3. Osprey crash and recovery

In Silent Spring, Carson described in detail how chlorinated hydrocarbon pesticides remain in the environment for a long time after being sprayed, passing through the food chain and accumulating in the bodies of predators. Populations of fish-eating predators such as bald eagles and ospreys have been decimated by these chemicals, which thin the shells of the birds’ eggs and break them in the nest before hatching.

“Until 1950, ospreys were one of the most widespread and abundant falcons in North America,” writes Cornell University researcher Alan Poole. “By the mid-1960s, the number of ospreys breeding along the Atlantic coast between New York and Boston had declined by 90%.”

Bans on DDT and other highly persistent pesticides have opened the door to recovery. But by the 1970s, many old osprey nesting sites had been developed. To compensate, concerned naturalists built nesting posts along the coast. Ospreys have also learned to colonize light poles, cell towers, and other man-made structures.

Wildlife monitoring follows juvenile kingfish in New York City’s Jamaica Bay to track their lives and movements.

Today, “On the shores of the Chesapeake Bay, about 20,000 ospreys now come to nest each spring—the largest concentration of breeding pairs in the world. Two-thirds of them nest on buoys and channel markers maintained by the U.S. Coast Guard, effectively becoming osprey watchdogs,” Poole writes. “Regaining strong numbers of this species is a reward for everyone who values ​​wildlife and a reminder of how nature can bounce back if we address key threats.”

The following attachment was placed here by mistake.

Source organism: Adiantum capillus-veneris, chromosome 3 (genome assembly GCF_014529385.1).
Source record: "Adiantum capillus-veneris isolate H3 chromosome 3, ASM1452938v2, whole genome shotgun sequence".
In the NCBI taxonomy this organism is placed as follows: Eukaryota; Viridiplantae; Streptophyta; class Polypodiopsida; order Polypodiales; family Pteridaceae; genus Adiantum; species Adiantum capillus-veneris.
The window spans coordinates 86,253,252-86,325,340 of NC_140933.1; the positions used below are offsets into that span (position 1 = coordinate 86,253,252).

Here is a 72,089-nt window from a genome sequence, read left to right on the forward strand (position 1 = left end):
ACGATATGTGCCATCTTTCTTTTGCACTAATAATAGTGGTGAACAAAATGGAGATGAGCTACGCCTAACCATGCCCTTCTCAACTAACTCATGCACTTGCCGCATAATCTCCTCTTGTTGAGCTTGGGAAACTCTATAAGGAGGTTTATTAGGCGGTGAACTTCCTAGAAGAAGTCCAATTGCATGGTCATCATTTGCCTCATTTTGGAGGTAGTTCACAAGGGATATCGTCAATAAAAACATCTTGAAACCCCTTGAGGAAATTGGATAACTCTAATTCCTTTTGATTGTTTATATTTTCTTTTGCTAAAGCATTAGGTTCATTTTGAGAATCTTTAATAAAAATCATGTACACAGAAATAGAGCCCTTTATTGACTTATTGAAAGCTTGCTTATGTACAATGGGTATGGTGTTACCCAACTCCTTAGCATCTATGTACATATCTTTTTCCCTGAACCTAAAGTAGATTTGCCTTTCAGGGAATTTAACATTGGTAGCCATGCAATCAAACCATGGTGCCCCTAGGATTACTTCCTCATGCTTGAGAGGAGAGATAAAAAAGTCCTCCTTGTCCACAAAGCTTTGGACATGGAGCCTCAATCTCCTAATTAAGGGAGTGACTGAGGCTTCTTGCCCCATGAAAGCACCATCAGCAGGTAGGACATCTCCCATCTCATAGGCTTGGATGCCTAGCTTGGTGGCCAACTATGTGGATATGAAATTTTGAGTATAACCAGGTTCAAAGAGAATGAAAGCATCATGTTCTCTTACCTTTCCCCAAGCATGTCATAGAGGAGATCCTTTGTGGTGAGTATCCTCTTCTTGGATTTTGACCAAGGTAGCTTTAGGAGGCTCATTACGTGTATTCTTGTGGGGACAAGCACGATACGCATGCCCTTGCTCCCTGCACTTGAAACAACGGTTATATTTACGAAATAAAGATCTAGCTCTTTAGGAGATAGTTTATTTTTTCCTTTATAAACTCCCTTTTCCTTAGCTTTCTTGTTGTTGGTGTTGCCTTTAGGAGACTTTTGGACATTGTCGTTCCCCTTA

4. New concerns

Pesticide application methods have become more targeted in the 60 years since Silent Spring was published. A prominent example: crop seeds coated with neonicotinoids, the world’s most widely used class of insecticides. Seed coating allows pesticides to be introduced into the environment where they are needed without spraying a single drop.

But a growing body of research shows that even though coated seeds are highly targeted, much of their pesticide load is washed into nearby rivers and lakes. “Studies show that neonicotinoids poison and kill aquatic invertebrates, a vital food source for fish, birds and other creatures,” Penn State entomologist John Tooker writes.

In multiple studies, Tooker and colleagues found that using coated seeds reduced populations of beneficial insects that prey on crop-destroying pests, such as slugs.

“As I see it, neonicotinoids can provide good value for critical pest species, especially in vegetable and fruit production and in the management of invasive species such as spotted lanternfly. However, I believe the time has come to curb their use as seed covers in field crops such as corn and soybeans, where they provide little benefit and the scale of use causes the most critical environmental problems,” Tooker writes.

Editor’s note: This story is a compilation of articles from The Conversation archives.Conversation

Jennifer Weeks, Senior Environment + Energy Editor, Conversation

This article is republished from The Conversation under a Creative Commons license. Read the original article.